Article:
I was particularly amused and excited by the collection of characters assembled in this film. When I first saw this movie, I remembered all of the characters only by the older movies that I had seen them in. There have been a number of “Dracula” movies since the early 1970’s that were actual retellings of the original Bram Stoker classic. I can’t honestly claim to have seen all of them, but I have seen more than one or two that involved the characters from the original story. So, for me, at least, the appearance of Mina Harker needed little or no explanation. To my memory, I’ve seen two versions of “The Picture Of Dorian Gray” that were made and released before “The League Of Extraordinary Gentlemen”. I’ve only seen one version of “20,000 Leagues Under The Sea”. But, I did see “The Mysterious Island”, so I’ve been exposed to the character of Captain Nemo on more than one occasion. I did know that the character “Tom Sawyer” was created by Mark Twain, so my knowledge of him as a character didn’t originate from older films (though, I did see him [the character] in movies and some older TV shows). The character(s) of “Dr. Jekyll” and “Mr. Hyde” I knew from older films, including the silent version released in 1920. “The Invisible Man”, originally released in 1933, was an old favorite that I used to catch on TV as a teenager when they used to run those old “B” movies from the 1950’s and earlier. I lost count of the “Sherlock Holmes” films I’ve seen. Whenever I hear the name, the face that comes to mind belongs to Basil Rathbone. When the true identity of the villain was revealed, I felt a little self-conscious that I didn’t realize who he was before then.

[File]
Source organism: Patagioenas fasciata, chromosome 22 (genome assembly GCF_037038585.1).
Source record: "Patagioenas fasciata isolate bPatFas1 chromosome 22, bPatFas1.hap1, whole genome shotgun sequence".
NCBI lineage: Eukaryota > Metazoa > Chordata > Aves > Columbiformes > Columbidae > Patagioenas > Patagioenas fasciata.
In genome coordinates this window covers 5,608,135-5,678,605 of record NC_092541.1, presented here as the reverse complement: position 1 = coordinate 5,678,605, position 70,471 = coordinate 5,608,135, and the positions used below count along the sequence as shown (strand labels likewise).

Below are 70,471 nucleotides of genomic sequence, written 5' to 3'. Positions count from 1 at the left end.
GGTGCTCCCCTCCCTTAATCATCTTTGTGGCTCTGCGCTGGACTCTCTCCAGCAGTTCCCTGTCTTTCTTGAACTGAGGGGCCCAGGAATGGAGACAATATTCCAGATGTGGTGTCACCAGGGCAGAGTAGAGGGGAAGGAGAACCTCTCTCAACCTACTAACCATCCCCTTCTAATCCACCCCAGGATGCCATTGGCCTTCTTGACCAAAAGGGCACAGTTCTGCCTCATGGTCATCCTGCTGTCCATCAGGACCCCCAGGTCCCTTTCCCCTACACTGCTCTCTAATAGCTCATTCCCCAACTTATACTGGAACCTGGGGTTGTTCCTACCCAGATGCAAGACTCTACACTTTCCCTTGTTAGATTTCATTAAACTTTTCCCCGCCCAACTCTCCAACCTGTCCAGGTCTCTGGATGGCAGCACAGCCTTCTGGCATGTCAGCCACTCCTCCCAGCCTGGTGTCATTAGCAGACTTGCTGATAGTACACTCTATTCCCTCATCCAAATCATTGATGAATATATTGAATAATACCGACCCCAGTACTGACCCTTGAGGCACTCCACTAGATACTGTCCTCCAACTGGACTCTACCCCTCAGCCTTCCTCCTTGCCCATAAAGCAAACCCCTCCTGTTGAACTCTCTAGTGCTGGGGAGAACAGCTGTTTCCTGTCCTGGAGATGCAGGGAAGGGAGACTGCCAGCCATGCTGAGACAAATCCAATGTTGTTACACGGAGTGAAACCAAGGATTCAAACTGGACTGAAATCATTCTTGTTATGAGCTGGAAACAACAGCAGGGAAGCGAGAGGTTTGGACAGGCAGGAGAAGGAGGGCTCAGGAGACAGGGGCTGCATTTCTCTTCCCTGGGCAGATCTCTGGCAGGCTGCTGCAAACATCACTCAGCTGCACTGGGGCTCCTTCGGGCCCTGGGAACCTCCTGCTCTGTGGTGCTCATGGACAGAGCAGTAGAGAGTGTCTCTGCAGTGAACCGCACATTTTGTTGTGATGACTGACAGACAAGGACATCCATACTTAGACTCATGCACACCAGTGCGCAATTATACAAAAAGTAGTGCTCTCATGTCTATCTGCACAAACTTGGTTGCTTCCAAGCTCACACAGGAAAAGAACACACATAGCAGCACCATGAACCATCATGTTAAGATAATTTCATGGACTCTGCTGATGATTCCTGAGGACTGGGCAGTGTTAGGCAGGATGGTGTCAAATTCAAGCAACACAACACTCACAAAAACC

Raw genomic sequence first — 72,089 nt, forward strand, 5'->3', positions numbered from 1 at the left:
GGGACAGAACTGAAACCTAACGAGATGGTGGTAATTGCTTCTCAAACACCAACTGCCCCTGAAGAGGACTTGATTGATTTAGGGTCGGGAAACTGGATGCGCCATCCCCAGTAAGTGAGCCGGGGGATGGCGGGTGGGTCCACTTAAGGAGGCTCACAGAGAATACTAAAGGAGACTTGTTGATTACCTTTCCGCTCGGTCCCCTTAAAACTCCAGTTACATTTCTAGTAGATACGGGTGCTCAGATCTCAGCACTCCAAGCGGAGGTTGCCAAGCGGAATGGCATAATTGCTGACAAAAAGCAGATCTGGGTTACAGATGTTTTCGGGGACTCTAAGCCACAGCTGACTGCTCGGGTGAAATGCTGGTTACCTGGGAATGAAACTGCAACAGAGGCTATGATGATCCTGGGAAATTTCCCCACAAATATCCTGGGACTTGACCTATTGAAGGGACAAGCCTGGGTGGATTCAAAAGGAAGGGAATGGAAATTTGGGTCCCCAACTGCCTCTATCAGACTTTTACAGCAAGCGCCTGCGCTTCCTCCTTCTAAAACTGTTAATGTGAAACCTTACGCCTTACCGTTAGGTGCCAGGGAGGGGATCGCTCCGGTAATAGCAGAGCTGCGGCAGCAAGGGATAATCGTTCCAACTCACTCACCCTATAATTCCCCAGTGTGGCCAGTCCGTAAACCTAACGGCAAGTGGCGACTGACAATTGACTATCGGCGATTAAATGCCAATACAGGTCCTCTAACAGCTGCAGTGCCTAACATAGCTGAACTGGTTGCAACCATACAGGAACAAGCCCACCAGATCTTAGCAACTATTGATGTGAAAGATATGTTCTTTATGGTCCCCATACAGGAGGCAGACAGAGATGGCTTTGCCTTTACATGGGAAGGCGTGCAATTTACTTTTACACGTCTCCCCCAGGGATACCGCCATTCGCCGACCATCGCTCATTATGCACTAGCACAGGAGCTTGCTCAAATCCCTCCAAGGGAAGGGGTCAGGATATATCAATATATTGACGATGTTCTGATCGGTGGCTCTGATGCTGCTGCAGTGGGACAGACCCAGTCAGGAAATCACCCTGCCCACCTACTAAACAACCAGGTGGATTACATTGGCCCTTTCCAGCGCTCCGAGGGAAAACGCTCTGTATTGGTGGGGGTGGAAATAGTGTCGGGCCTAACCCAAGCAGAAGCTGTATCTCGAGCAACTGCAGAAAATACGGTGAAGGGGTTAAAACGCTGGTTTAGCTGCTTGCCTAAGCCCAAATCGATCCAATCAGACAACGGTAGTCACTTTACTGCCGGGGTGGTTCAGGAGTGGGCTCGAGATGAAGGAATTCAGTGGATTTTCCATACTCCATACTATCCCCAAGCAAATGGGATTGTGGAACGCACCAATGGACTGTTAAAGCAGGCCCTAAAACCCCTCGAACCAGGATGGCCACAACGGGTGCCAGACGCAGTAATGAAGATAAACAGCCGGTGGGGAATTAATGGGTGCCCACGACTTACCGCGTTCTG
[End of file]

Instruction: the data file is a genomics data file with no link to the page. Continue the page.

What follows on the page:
As I thought more about this film, I took a closer look at the origins of the characters. To my shame, I found out just how ignorant I actually was about classic literature. I was quite surprised to find out who the actual creators of some of these characters were. The only author that I didn’t know at all was Sir Henry Rider Haggard. Also, before and apart from the movie versions of “King Solomon’s Mines”, I had no knowledge of the character “Allan Quatermain”. I had heard the name Bram Stoker before but I didn’t really know anything about him as an author or when he lived. Oscar Wilde, Jules Verne, Mark Twain, Robert Lewis Stevenson, H. G. Wells, and Sir Arthur Conan Doyle I had heard of, but was unaware that three of them were responsible for the existence of some of the characters in this film. I wasn’t aware that Oscar Wilde and Robert Lewis Stevenson were the creators of the characters Dorian Gray and Dr. Jekyll/Mr. Hyde respectively. And, I didn’t know that H. G. Wells was the author of “The Invisible Man”.